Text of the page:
LUCILLE Bailie’s cheeks flushed when she was told of her induction to Basketball Australia’s Hall of Fame.
The initial reaction of Bailie, who WNBL fans over the years might remember as Lucille Hamilton, was a surprise but once it was explained her recognition was WNBL-based the accolade sat nicely.
“In my mind, Hall of Fame is reserved for the best of the best like Michele Timms, Lauren Jackson and Andrew Gaze,’’ the 48-year-old Bailie said. “I didn’t play in an Olympics, I was a benchie for the Opals and went to the World Champs… but hats off to Basketball Australia, my induction is for WNBL and I’m owning that with force.
“It’s a bit cheeseball, but I’m so proud – it’s about you but a lot of it is about other people and recognising them.”
Bailie’s magnificent WNBL career is more than worthy of recognition and celebration. It stemmed across three clubs and 387 games – which stood as a league record until just two years ago – and featured three championships.
It all started in downtown Doncaster East with a lively upbringing as one of seven children. A tall and lanky kid, the lime green uniform of the Doncaster Doncats was a better fit for Bailie than St Peter and Paul school choir.
In 1986, Bailie was a ‘really fringe little rookie’ with the Bulleen Boomers before joining the AIS in Canberra.
“I was this young, skinny kid from Doncaster East always looking across at Sandy Brondello, Nina Cass and Shelley Gorman who were playing WNBL with the AIS,’’ she said.
Bailie captained the AIS in 1988 and etched her way into the history books, winning the first WNBL Rookie of the Year Award.
Then a chat with Michele Timms kicked started it all.
“I’m this wide-eyed kid and cyclone Timmsy bails me up in the corridor at this Opals camp and says ‘why don’t you come and play for the Nunawading Spectres?’,” Baille said. “They’d won two championships in a row, Shelley was playing for them and to be invited by Timmsy, Tom Maher coaching and Robyn Maher on the team…I didn’t know much but I knew I wouldn’t need convincing.”
Bailie enjoyed immediate success with her new powerhouse club.
“It was everything it was cracked up to be on and off court… leaders and leadership a plenty and great leaders drive great culture,’’ she recalled. “In ‘89 we won the triple crown.
“The success that team achieved was the result of an absolute winning culture in every single way and to be exposed to that was phenomenal.”
With experience and success under her belt, Bailie later journeyed south to the Hobart Islanders.
“I got to be a leader, put things I’d learned on display and hopefully have some of the influence I was exposed to,’’ she said.
“The moment we won our first match in 18 months, far out that was insane. Culture and people help build you but so do the tough times. Sport is life in the fast lane, what you learn in sport is reflected in life, life’s just a little bit slower.”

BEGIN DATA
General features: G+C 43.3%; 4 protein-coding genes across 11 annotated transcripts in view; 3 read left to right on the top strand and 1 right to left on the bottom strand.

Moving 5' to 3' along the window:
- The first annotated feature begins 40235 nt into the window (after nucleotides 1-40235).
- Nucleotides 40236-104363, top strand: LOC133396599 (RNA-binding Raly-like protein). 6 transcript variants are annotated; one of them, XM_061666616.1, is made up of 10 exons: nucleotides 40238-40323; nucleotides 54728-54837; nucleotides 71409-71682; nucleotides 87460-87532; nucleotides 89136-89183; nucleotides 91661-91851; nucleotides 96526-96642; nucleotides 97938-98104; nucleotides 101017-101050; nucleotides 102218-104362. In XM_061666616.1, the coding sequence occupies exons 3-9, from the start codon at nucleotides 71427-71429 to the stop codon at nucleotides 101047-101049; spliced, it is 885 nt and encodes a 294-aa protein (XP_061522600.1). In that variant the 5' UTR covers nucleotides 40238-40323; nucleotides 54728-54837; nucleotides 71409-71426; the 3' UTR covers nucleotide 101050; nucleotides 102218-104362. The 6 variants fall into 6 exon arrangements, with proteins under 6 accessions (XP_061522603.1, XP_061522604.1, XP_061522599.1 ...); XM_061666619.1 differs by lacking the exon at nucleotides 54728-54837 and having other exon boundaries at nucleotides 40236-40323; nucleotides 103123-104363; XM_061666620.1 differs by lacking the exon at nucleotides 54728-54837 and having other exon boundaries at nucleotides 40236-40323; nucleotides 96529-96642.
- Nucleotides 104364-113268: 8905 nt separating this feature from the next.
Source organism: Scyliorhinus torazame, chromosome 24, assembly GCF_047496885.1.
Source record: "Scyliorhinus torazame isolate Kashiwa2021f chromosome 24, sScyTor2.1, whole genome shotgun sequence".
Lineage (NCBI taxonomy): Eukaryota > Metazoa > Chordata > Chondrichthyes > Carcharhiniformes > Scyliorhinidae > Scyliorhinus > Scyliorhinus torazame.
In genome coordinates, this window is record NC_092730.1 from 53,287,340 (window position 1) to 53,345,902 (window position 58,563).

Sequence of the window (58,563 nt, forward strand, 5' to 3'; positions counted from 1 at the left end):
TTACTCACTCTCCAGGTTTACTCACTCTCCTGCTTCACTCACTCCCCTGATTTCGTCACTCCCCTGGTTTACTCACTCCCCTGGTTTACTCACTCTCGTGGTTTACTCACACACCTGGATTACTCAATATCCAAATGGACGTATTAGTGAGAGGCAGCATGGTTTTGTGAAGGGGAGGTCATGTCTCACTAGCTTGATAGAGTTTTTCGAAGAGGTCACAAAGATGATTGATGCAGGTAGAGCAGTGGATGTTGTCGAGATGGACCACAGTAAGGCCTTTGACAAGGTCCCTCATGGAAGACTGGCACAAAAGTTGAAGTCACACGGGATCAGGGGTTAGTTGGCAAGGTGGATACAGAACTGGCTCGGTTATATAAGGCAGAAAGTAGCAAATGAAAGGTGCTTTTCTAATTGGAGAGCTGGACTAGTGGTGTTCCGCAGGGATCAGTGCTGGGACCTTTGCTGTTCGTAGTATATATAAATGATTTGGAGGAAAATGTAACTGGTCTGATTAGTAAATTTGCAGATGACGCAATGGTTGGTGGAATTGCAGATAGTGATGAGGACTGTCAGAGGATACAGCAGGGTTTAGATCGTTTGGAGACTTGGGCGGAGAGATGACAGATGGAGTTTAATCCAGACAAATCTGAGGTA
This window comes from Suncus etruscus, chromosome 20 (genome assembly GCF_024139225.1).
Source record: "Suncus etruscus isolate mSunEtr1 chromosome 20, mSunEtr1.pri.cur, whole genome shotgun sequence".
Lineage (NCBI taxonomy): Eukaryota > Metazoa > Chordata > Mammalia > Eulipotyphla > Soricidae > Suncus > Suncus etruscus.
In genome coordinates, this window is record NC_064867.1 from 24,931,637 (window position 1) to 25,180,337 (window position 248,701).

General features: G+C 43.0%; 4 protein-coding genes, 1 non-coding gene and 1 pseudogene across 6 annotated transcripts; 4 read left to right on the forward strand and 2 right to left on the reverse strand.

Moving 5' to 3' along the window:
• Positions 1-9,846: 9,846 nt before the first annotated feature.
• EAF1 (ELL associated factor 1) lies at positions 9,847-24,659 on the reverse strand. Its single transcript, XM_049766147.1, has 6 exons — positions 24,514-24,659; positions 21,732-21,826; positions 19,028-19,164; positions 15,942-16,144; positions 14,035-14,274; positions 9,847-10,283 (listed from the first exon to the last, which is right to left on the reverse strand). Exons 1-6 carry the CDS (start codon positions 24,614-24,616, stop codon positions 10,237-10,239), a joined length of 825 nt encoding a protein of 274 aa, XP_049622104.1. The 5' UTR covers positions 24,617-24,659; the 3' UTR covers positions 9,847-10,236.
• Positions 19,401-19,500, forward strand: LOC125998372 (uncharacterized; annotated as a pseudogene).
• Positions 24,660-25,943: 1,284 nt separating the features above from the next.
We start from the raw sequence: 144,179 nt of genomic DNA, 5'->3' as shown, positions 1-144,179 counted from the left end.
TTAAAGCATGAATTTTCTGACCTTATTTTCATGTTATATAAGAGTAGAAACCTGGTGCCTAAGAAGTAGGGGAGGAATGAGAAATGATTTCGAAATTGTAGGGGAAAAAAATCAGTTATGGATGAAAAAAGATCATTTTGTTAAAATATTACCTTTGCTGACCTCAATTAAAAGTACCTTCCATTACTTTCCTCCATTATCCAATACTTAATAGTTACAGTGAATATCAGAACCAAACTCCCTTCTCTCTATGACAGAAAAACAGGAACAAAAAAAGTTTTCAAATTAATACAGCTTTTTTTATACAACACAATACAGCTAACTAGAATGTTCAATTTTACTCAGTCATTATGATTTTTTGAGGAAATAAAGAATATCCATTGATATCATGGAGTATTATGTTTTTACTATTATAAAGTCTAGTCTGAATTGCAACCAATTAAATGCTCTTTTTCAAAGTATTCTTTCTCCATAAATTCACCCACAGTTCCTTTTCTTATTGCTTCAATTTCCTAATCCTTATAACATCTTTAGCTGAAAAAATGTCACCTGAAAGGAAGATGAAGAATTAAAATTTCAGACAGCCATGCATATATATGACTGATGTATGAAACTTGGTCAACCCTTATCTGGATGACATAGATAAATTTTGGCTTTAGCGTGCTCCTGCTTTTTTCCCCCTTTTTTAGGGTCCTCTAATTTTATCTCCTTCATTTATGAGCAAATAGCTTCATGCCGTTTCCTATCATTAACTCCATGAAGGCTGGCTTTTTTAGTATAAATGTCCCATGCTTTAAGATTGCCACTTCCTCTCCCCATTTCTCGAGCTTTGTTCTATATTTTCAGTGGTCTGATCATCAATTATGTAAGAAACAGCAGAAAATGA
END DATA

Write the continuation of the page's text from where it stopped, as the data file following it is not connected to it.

After the death of her father, John, Bailie returned home to Melbourne to be closer to her tight-knit family and play for the new kids on the block… the Dandenong Rangers.
It was a glorious new chapter during the mid to late 1990s.
“The way that community basketball club embraced and owned their WNBL team was phenomenal,’’ she said. “They had to fight to get their licence and when you add amazing partners like the late Eddie Wood and Gerry Ryan from Jayco into that mix you felt like you could conquer the world. We were believed in and supported.
“There was Tracey Browning and the little rookies Jess Bibby and Nat Porter, Alex Palazzolo was the coach. We fought tooth and nail and it was such a treat to be part of a ball club like that, really groovy.”
With a young Penny Taylor and the next wave of Rangers stars coming through under Mark Wright, Bailie called time on her career but before too long she received a call of her own.
“I ran into Carrie Graf one day then a few weeks later sitting at my desk I get a phone call from her. It’s 2000/01, she’s coach of the Caps who just won a championship with Lauren Jackson, Kristin Veal and Shelley, they’d lost Karen Smith their 6 foot 500cm centre and were looking for a new big,’’ she said.
“I was early 30s, coming out of retirement and moving clubs… then fast forward to two more championships and playing alongside the best player in the world.”
Plus, the return gave her a chance to play in the national league alongside her little sister, and an incredible star in her own right, Jacinta (Kennedy).
“Cinno was the cream on top of the cream bun,” Bailie said. “Playing in a competition means as much as the WNBL does, doing that with your little sister, Saint Jacinta, was something else.
“The training, the hard yards, the team punch ons, doing that alongside your little sister – having those experiences with her was just the most powerful thing.
Canberra, the Caps and the entire community quickly came to mean so much to Bailie.
“In a town like Canberra, the impact the Capitals had in the town was amazing and they remain close to the people and the stakeholders,” Bailie said.
This was highlighted in early 2003 when bushfires swept the nation’s capital.
“It coincided with finals, we were in the finals and the city had been smashed. There were fatalities, injuries, homes burned to the ground,’’ Bailie recalls.
“We were playing in a semi and it had to be moved because of the smoke. We won the championship against Sydney a few weeks later, had this cracking rivalry and won by two points.
“As captain, I looked up after the game and people were dripping from the rafters, 5000 packed into the AIS Arena, people who have just lost their homes and they were in the trenches with us, jumping out of their seats smiling.
“Being able to bring a positive experience to a community going through a rough time was pretty special and we were able to thank Canberra, bring them a smile and encourage them to recover and crack on.”
Pictures courtesy of Ian Knight Photography/Basketball Australia